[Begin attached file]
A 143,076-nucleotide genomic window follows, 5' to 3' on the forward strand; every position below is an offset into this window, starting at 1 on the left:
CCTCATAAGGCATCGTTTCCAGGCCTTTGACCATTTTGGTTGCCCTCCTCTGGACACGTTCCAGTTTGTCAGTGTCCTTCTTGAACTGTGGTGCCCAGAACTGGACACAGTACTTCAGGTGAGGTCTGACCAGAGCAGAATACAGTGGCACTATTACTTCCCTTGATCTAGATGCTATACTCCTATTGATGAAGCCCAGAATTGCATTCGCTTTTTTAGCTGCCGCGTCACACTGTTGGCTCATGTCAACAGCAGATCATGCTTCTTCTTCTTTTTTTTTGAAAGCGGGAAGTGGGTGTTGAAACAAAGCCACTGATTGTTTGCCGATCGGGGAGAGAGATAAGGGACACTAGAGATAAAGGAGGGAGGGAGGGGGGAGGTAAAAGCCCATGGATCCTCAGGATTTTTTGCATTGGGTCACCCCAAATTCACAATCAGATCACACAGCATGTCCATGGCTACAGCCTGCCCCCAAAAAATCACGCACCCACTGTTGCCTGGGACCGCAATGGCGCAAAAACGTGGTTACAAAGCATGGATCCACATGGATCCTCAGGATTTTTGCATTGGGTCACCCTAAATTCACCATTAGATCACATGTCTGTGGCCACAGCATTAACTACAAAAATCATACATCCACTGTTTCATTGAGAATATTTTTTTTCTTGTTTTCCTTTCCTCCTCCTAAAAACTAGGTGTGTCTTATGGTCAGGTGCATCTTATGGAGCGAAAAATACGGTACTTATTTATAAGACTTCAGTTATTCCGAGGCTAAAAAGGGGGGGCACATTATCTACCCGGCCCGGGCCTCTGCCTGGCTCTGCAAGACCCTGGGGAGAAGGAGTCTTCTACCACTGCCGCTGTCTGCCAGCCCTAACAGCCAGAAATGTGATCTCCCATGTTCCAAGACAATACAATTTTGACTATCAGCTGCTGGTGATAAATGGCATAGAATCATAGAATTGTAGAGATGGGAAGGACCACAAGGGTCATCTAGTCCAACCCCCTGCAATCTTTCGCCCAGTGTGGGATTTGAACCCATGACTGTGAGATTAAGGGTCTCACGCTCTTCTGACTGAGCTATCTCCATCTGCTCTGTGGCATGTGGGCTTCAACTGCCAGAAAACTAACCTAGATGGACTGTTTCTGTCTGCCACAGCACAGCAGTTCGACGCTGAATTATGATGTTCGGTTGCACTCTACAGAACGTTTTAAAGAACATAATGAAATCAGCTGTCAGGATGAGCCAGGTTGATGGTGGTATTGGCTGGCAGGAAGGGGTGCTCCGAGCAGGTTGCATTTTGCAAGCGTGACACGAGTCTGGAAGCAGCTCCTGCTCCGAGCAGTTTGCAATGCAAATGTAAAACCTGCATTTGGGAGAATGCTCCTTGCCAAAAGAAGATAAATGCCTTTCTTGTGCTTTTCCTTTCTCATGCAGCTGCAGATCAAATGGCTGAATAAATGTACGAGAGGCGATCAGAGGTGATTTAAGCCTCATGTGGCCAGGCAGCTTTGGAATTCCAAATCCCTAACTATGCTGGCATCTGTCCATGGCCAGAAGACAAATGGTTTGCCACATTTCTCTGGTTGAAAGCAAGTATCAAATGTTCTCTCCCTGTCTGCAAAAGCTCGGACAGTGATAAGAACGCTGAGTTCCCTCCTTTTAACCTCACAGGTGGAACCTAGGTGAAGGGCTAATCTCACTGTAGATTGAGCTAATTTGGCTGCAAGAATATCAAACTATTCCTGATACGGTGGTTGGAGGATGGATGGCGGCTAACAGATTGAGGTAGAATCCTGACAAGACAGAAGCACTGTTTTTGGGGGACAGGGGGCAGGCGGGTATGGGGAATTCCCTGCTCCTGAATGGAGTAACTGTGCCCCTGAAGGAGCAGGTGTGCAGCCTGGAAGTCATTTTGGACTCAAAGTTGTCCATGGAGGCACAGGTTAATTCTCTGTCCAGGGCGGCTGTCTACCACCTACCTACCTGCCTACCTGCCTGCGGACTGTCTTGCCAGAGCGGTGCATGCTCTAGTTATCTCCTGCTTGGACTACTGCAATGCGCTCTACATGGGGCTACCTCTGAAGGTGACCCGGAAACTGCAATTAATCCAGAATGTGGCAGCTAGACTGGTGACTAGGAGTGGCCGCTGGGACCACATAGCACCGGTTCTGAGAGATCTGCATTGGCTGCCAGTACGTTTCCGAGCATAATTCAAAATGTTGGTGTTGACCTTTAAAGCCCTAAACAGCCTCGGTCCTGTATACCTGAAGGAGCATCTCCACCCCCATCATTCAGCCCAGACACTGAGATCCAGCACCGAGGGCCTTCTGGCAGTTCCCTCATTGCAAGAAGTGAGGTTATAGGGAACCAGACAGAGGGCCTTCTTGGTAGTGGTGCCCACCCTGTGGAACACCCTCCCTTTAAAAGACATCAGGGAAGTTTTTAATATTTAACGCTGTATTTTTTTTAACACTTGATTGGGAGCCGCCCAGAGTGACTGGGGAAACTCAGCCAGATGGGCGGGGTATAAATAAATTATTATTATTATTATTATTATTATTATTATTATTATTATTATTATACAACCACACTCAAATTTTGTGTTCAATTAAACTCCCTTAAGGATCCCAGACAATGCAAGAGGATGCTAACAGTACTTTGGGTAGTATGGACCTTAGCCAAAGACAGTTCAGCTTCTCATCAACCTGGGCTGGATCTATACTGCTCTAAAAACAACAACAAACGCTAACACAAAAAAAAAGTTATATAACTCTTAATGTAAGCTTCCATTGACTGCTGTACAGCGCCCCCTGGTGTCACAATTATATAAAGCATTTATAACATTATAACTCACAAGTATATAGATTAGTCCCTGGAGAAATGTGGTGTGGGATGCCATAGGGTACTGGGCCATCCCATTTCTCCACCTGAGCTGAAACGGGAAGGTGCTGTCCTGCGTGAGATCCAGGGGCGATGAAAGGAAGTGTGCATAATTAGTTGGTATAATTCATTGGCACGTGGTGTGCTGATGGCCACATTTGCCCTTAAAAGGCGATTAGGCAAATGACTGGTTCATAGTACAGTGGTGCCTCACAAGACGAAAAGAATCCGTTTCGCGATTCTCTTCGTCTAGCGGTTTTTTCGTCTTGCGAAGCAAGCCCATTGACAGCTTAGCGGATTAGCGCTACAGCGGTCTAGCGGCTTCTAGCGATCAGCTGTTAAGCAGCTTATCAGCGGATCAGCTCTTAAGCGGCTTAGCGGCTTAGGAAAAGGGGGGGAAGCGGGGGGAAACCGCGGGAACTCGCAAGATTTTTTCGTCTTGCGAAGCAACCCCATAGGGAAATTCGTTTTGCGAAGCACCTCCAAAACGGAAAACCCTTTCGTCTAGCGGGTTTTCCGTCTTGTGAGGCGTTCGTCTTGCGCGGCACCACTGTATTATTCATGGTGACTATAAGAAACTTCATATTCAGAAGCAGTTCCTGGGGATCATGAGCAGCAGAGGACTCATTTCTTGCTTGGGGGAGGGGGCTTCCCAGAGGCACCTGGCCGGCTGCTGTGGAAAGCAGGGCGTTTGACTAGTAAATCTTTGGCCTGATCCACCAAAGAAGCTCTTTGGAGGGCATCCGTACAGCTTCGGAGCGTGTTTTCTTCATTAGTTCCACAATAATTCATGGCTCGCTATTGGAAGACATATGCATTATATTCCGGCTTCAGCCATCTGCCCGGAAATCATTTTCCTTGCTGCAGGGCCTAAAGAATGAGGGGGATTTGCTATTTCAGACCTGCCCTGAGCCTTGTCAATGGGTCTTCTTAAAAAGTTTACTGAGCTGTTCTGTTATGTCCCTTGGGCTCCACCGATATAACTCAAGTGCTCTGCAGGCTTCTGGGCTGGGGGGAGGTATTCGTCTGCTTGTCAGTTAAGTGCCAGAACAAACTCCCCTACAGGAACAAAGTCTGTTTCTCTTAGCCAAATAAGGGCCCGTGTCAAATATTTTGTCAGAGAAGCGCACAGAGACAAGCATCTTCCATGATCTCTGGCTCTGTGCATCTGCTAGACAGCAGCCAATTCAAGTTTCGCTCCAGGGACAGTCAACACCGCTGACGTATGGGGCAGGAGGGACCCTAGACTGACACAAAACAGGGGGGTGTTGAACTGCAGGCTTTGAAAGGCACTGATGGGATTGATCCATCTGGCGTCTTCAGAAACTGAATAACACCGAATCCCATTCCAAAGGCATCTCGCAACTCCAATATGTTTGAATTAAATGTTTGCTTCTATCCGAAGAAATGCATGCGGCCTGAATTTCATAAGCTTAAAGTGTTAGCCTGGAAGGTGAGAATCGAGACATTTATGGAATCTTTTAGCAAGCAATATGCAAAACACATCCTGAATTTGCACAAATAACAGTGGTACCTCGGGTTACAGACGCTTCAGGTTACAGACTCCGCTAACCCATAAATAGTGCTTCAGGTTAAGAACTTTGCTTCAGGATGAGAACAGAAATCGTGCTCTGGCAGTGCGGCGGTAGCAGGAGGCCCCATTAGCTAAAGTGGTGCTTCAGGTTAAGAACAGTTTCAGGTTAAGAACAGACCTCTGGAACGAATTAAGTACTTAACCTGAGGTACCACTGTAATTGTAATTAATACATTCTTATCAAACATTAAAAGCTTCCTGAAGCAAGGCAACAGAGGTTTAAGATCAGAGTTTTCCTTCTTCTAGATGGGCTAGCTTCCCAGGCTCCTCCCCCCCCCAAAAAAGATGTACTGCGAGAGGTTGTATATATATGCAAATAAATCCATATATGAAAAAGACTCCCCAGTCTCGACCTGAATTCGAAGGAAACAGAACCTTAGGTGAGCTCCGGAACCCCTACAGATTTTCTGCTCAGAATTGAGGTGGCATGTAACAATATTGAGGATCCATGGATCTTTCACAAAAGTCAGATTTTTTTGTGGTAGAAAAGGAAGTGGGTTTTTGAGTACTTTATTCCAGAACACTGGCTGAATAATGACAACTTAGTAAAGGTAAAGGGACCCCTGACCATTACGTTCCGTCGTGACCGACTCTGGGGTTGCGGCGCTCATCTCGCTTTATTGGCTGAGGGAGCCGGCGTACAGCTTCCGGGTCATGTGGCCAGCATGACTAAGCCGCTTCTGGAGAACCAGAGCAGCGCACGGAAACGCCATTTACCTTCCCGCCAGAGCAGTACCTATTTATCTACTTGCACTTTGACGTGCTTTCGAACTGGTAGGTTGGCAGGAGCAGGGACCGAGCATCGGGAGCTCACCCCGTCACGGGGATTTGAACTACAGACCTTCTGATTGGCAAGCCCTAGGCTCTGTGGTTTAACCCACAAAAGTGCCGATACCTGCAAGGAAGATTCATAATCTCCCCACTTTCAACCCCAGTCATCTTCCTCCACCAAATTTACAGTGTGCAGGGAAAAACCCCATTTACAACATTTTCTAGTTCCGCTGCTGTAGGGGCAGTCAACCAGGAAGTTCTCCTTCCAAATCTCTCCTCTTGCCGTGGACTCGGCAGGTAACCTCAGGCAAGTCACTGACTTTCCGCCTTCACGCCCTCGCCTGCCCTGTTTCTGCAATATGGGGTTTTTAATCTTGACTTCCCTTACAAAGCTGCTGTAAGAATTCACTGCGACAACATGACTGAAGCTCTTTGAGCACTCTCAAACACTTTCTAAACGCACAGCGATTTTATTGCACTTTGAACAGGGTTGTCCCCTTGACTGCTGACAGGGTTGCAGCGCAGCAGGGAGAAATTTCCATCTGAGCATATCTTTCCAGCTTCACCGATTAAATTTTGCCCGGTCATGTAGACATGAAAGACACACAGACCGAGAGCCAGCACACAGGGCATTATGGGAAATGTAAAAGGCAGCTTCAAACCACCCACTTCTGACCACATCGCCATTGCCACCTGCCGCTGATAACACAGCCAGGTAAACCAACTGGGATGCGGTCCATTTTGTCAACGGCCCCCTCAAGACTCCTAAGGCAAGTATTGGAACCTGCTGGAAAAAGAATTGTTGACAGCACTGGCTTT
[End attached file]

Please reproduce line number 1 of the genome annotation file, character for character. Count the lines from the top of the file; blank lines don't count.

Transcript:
A 143,076-nucleotide genomic window follows, 5' to 3' on the forward strand; every position below is an offset into this window, starting at 1 on the left: